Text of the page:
US7176160Oct 16, 2003Feb 13, 2007Conocophillips Companyusing boehmite having a particular average crystallite size; hydrothermal stability
US7186757Oct 14, 2004Mar 6, 2007Conocophillips CompanyFischer-Tropsch synthesis to convert carbon monoxide to hydrocarbons; hydrorefining catalysts; improved performance
US7341976Apr 26, 2005Mar 11, 2008Conocophillips CompanyStabilized boehmite-derived catalyst supports, catalysts, methods of making and using
US7351679 *Dec 11, 2001Apr 1, 2008Statoil AsaFischer-tropsch catalyst, preparation, and use thereof
US7368625Jun 28, 2005May 6, 2008Johnson Matthey PlcCatalysts with high cobalt surface area
US7402612Oct 16, 2003Jul 22, 2008Conocophillips CompanyStabilized transition alumina catalyst support from boehmite and catalysts made therefrom
US7449496 *Oct 19, 2007Nov 11, 2008Conocophillips CompanyStabilized boehmite-derived catalyst supports, catalysts, methods of making and using
US7452844May 8, 2001Nov 18, 2008Süd-Chemie IncTransition metal-based catalyst having a high surface area, a smooth, homogeneous surface morphology, an essentially uniform distribution of cobalt throughout the support, and a small metal crystallite size; smooth, homogeneous surface morphology
US7501378Mar 18, 2008Mar 10, 2009Johnson Matthey PlcCatalysts with high cobalt surface area
US7541310Oct 12, 2004Jun 2, 2009Conocophillips CompanyComposite support anchoring nucleation of catalytic metals crystallization
US7585812 *Jun 20, 2008Sep 8, 2009Sud-Chemie Inc.High surface area, small crystallite size catalyst for Fischer-Tropsch synthesis
US7655593 *May 10, 2005Feb 2, 2010Johnson Matthey Plcforming a catalyst intermediate containing a cobalt hydrotalcite phase and cobalt spinel phase, by decomposing the formed cobalt ammine complex; cobalt on catalyst support use in synthesis of hydrocarbons from synthesis gas Fischer-Tropsch process
US7851404Sep 25, 2003Dec 14, 2010Johnson Matthey PlcProcess for preparing cobalt catalysts on titania support
US7939699Nov 9, 2010May 10, 2011Johnson Matthey PlcCobalt catalysts
US8003566 *Mar 21, 2006Aug 23, 2011Johnson Matthey PlcProcess for preparing catalyst supports having reduced levels of contaminants
US8389437Jul 18, 2011Mar 5, 2013Johnson Matthey PlcProcess for preparing catalyst supports having reduced levels of contaminant
US8536236 *Nov 21, 2005Sep 17, 2013Johnson Matthey PlcShaped eggshell catalyst containing cobalt, use and preparation thereof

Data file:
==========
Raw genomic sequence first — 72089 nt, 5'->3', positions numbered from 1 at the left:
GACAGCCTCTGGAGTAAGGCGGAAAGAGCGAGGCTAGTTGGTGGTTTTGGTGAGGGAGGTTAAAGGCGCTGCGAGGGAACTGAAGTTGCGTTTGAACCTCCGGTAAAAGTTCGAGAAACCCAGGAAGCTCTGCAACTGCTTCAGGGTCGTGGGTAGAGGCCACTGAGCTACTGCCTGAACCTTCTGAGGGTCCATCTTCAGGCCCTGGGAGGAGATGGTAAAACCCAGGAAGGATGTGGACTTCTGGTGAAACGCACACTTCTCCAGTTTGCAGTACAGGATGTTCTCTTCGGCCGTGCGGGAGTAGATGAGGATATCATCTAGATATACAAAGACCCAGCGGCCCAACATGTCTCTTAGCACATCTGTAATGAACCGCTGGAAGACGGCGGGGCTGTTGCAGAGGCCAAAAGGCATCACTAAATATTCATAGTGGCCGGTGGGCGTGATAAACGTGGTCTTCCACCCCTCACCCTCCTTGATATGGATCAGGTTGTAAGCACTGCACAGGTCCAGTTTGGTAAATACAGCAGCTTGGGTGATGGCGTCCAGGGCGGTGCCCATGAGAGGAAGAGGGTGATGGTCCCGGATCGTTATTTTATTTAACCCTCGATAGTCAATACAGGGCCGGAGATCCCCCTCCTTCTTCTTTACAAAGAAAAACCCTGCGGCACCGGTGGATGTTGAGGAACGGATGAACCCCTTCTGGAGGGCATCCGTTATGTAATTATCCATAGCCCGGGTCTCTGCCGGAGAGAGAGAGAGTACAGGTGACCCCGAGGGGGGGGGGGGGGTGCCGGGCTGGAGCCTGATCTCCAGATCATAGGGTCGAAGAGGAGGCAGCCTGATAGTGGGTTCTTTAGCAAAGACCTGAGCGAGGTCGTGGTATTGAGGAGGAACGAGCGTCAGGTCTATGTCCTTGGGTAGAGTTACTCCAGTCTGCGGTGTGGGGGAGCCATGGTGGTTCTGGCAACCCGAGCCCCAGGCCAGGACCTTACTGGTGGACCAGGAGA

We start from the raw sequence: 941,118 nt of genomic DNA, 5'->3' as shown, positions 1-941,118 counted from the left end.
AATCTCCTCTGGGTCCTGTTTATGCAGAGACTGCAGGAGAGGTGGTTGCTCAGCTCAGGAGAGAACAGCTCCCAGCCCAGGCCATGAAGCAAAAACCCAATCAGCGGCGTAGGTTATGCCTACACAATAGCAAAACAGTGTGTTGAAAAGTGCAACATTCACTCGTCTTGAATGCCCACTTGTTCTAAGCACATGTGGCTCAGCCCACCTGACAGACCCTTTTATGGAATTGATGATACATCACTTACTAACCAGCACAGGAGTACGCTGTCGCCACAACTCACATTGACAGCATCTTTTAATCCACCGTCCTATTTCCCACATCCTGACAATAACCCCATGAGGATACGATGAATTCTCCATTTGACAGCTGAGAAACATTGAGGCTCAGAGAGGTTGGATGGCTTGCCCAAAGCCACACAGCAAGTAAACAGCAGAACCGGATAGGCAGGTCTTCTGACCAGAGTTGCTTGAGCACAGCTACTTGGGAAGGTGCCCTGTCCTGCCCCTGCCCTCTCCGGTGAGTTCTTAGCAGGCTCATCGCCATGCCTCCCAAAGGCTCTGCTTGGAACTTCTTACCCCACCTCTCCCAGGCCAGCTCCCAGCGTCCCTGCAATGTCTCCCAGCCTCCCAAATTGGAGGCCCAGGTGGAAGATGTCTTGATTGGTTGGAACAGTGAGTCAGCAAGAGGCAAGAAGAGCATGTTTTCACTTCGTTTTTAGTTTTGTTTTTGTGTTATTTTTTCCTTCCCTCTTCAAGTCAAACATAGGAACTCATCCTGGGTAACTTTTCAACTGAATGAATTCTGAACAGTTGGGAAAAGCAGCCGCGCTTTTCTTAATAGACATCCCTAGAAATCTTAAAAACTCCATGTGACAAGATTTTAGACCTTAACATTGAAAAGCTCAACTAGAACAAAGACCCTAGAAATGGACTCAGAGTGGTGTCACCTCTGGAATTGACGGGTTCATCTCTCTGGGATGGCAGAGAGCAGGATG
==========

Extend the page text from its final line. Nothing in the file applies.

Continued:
CN101076402BNov 21, 2005Oct 5, 2011约翰森·马瑟公开有限公司Shaped eggshell catalyst containing cobalt, use and preparation thereof
EP1392432A1 *May 6, 2002Mar 3, 2004Süd-Chemie, Inc.High surface area, small crystallite size catalyst for fischer-tropsch synthesis
EP1733791A2 *Apr 23, 2001Dec 20, 2006Johnson Matthey PLCPreparation of a cobalt catalyst precursor
EP2286913A2 *May 6, 2002Feb 23, 2011Süd-Chemie Inc.High surface area, small crystallite size catalyst for Fischer-Tropsch
WO2001087480A1 *Apr 23, 2001Nov 22, 2001Gavin GrayCatalysts with high cobalt surface area
WO2005005033A2 *Jun 30, 2004Jan 20, 2005New Jersey Tech InstCatalysts and methods for making same
WO2006059148A1Nov 21, 2005Jun 8, 2006Johnson Matthey PlcShaped eggshell catalysts containing cobalt , use and preparation thereof
WO2006079850A1 *Jan 26, 2006Aug 3, 2006Johnson Matthey PlcCatalyst and preparation method
WO2006090190A1 *Feb 14, 2006Aug 31, 2006Johnson Matthey PlcCatalysts
WO2012013866A1Jun 24, 2011Feb 2, 2012IFP Energies NouvellesMethod for synthesizing c5+ hydrocarbons in the presence of a catalyst prepared using at least one cyclic oligosaccharide
WO2012022851A1Jun 24, 2011Feb 23, 2012IFP Energies NouvellesSelective hydrogenation method in the presence of a group viii metal catalyst prepared using at least one cyclic oligosaccharide
Classifications
U.S. Classification502/327, 502/355, 502/326
International ClassificationB01J23/75, C07C5/10, B01J21/04, B01J35/10, B01J37/03
Cooperative ClassificationB01J21/04, B01J37/031, B01J35/0053, B01J23/75, B01J35/10
European ClassificationB01J37/03B, B01J23/75, B01J35/10